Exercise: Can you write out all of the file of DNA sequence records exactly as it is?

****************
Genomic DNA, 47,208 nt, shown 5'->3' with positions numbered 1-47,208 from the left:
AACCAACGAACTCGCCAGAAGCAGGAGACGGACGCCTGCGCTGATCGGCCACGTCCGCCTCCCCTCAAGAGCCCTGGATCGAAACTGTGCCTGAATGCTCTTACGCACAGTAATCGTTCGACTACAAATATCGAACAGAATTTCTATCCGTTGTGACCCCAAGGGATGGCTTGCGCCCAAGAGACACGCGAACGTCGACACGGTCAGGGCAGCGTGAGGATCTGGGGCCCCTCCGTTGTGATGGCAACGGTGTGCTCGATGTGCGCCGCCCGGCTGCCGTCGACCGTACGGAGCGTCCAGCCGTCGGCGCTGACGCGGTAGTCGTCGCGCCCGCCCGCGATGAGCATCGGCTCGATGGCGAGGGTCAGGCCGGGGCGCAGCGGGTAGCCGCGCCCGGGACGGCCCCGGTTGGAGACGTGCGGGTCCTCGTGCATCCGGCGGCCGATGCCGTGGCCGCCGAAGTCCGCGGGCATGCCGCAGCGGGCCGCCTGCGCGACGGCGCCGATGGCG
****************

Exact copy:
Genomic DNA, 47,208 nt, shown 5'->3' with positions numbered 1-47,208 from the left:
AACCAACGAACTCGCCAGAAGCAGGAGACGGACGCCTGCGCTGATCGGCCACGTCCGCCTCCCCTCAAGAGCCCTGGATCGAAACTGTGCCTGAATGCTCTTACGCACAGTAATCGTTCGACTACAAATATCGAACAGAATTTCTATCCGTTGTGACCCCAAGGGATGGCTTGCGCCCAAGAGACACGCGAACGTCGACACGGTCAGGGCAGCGTGAGGATCTGGGGCCCCTCCGTTGTGATGGCAACGGTGTGCTCGATGTGCGCCGCCCGGCTGCCGTCGACCGTACGGAGCGTCCAGCCGTCGGCGCTGACGCGGTAGTCGTCGCGCCCGCCCGCGATGAGCATCGGCTCGATGGCGAGGGTCAGGCCGGGGCGCAGCGGGTAGCCGCGCCCGGGACGGCCCCGGTTGGAGACGTGCGGGTCCTCGTGCATCCGGCGGCCGATGCCGTGGCCGCCGAAGTCCGCGGGCATGCCGCAGCGGGCCGCCTGCGCGACGGCGCCGATGGCG